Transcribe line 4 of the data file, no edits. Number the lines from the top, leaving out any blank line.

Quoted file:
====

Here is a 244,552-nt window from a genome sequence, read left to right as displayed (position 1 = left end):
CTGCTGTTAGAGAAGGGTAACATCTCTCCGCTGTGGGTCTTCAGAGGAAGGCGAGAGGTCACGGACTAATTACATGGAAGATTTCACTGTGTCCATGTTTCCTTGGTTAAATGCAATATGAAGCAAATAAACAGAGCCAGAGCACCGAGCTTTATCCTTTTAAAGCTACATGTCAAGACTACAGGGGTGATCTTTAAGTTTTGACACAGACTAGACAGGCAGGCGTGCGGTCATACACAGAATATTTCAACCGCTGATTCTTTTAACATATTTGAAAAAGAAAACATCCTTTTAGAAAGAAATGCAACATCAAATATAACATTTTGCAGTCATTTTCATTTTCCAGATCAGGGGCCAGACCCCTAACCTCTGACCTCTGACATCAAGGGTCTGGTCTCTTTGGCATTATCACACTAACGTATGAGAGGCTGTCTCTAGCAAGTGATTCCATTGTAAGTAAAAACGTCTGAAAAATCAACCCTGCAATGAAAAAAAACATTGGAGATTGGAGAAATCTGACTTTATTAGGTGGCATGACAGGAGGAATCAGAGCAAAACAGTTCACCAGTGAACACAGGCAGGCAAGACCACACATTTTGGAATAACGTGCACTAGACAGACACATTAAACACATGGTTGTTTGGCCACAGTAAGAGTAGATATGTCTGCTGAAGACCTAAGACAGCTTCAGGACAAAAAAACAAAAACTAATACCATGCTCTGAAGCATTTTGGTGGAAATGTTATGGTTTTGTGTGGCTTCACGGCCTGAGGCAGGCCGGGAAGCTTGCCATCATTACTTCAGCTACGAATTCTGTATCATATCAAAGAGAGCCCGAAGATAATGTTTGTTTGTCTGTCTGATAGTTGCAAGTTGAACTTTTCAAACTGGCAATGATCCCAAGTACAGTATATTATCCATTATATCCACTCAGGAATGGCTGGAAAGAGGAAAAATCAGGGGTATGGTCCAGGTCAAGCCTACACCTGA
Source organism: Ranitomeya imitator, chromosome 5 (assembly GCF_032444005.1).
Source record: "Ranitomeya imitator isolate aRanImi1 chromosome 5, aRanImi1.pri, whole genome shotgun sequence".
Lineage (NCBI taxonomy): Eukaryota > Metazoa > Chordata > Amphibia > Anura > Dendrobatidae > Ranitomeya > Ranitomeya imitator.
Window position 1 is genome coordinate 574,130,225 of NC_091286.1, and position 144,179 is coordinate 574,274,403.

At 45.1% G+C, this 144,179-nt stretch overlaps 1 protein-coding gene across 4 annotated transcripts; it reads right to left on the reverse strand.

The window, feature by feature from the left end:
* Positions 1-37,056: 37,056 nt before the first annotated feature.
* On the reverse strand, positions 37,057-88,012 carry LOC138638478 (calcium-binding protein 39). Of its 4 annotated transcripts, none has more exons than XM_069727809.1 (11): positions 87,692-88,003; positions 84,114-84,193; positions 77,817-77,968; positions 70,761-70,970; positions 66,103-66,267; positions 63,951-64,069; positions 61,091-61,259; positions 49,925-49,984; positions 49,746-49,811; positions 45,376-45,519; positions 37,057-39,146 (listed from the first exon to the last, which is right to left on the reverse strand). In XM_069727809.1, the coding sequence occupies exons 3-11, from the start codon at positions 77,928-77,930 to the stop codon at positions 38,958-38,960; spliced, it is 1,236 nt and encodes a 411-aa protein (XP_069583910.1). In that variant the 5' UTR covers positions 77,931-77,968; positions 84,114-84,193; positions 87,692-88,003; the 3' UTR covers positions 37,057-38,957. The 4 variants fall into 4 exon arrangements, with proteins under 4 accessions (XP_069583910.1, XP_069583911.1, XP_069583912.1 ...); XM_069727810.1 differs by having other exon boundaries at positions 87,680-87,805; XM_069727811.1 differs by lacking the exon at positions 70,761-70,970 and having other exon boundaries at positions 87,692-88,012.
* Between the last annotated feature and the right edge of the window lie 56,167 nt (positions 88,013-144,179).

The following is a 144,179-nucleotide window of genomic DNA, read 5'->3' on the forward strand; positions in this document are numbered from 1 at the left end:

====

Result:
Source record: "Ranitomeya imitator isolate aRanImi1 chromosome 5, aRanImi1.pri, whole genome shotgun sequence".